Does salt, put on the roads to prevent iciness, get into the water table?

08 February 2009

Question

They say they’ve just put 20,000 tonnes of salt down on the roads, most of which goes into the ditches which go down to the water table. I’m just wondering how long is it going to be before in a drought we’re not going to be able to drink water in the ground because it’s brackish.

Answer

Dave - That's a good question. Yes, all the salt is going to go down to the water table eventually, it's going to dissolve in water and run down where water is. It's either going to run down the streams and down into rivers and out into the ocean where it's not going to make much difference. The stuff which goes into the water table will make some difference. Locally it could be an issue. We are expecting when you put the salt down it will have a significant effect on the degree of saltiness in the ditches down the side of the road. Overall it's not going to be very big an effect just because of how big the UK is. 1mm of rain over a square kilometre is the equivalent of a thousand tonnes of water falling on the UK. The UK's 40,000 square kilometres so just one millimetre of rain, less than a 20th of an inch is going to be equivalent to 40 million tonnes of water.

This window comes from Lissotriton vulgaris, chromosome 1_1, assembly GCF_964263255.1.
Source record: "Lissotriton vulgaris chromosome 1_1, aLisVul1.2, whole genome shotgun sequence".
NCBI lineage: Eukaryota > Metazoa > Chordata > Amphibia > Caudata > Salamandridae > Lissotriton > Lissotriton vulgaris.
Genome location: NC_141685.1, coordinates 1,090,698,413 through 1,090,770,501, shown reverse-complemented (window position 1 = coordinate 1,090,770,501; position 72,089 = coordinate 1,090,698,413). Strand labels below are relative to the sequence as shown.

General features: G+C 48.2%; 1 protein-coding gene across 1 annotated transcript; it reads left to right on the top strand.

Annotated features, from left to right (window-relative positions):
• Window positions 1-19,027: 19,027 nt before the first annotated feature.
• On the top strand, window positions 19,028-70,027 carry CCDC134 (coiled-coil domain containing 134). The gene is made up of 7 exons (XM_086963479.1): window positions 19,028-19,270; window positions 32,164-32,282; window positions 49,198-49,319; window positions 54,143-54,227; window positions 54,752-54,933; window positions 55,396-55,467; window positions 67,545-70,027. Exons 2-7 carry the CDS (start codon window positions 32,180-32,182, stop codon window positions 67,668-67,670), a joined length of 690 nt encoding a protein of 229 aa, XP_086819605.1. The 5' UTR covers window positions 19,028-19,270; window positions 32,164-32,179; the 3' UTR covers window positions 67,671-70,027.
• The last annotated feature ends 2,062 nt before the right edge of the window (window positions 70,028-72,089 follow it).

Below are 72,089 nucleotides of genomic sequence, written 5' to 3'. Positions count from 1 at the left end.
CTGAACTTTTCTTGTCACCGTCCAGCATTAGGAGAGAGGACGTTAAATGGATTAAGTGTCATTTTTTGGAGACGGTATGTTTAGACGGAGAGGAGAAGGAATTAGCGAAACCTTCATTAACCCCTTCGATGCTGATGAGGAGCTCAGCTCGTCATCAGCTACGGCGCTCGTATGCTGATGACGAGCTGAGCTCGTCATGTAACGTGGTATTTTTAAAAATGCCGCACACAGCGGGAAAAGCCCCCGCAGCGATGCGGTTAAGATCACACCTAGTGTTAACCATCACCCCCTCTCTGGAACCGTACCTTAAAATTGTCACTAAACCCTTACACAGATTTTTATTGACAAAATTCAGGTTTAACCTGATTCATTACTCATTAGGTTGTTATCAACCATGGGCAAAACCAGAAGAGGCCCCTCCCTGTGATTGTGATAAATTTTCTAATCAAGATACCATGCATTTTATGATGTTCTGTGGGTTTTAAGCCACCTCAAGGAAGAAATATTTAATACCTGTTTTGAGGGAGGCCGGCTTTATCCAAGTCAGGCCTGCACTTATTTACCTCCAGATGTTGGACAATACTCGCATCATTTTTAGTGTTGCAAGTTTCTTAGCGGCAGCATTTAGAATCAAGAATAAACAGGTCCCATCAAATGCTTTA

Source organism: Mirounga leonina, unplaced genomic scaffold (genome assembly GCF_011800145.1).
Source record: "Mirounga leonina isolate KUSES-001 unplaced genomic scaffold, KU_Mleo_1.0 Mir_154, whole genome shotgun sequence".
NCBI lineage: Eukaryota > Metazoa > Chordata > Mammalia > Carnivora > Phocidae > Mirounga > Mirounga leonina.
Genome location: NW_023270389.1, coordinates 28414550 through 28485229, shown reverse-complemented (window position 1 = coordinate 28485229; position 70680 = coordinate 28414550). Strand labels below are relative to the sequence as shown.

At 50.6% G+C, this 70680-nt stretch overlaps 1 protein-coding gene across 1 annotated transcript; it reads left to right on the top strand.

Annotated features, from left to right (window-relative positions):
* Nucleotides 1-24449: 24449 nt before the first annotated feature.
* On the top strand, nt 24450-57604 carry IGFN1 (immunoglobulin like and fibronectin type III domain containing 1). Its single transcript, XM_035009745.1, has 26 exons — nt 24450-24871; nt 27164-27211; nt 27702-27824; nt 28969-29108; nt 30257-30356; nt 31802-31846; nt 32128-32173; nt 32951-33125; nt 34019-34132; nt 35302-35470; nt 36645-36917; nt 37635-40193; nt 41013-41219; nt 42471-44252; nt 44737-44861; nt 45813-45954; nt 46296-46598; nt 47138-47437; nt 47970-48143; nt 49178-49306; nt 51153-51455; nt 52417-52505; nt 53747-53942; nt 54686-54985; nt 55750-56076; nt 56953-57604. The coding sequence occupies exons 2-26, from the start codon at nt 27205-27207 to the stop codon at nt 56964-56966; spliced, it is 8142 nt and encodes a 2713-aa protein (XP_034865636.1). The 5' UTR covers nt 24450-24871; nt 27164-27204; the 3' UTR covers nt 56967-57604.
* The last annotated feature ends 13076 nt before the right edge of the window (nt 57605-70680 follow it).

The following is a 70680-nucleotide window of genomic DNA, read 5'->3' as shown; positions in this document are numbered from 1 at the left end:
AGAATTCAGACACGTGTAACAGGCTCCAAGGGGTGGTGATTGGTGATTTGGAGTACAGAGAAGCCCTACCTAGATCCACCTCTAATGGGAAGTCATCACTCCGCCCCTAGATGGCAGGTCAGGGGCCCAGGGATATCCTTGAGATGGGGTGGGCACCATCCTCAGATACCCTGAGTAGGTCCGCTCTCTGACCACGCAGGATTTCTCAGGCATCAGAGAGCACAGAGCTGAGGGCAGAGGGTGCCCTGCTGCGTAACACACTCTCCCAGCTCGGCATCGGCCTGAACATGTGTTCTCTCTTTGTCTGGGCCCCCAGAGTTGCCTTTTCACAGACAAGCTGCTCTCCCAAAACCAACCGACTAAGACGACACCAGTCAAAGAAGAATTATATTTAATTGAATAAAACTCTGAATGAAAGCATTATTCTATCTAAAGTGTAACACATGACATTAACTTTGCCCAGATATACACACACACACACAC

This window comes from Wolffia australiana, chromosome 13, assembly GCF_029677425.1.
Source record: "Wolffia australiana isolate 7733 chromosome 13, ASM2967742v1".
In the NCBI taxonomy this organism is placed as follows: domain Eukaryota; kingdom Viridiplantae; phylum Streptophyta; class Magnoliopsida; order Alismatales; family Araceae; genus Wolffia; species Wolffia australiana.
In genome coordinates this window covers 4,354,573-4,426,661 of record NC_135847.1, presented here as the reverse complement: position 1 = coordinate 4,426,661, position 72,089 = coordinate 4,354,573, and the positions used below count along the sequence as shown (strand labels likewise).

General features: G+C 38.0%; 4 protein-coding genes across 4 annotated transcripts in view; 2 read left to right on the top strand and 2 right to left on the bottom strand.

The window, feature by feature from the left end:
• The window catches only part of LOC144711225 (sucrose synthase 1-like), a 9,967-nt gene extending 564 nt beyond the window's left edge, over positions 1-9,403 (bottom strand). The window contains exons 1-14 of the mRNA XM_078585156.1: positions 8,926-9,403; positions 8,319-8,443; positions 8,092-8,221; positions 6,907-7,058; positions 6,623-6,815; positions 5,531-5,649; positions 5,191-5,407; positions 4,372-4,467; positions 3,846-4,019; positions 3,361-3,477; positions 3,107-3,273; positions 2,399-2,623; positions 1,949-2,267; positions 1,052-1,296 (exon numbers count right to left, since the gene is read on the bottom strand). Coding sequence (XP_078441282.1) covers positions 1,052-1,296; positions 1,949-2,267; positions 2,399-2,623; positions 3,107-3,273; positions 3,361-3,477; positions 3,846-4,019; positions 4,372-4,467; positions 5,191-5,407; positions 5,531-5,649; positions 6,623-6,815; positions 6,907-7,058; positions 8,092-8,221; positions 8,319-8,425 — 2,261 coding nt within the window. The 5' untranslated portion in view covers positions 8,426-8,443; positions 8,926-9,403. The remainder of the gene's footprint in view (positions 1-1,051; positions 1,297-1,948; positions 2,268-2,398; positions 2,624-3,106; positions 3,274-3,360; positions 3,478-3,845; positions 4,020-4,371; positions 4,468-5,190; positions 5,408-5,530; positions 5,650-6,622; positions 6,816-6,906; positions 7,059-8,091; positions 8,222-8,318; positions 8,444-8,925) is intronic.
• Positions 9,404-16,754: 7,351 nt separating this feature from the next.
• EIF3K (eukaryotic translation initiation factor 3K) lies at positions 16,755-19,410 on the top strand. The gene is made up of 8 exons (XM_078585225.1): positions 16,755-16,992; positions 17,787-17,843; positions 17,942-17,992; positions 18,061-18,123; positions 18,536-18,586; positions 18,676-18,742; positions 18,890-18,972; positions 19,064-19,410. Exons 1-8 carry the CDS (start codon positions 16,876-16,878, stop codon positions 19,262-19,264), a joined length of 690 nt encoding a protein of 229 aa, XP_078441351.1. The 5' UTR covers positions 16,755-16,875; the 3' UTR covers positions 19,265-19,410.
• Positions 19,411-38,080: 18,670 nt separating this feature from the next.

Chris - Although to be honest that's not all falling evenly and uniformly like that. There could be some areas that could end up with local salt build-up but it's trivial in the grand scheme of things. Dave - If it's in a big enough area there's going to be enough rain to dilute it down where it's not going to be a problem to drink.

Add a comment

CAPTCHA
This question is for testing whether or not you are a human visitor and to prevent automated spam submissions.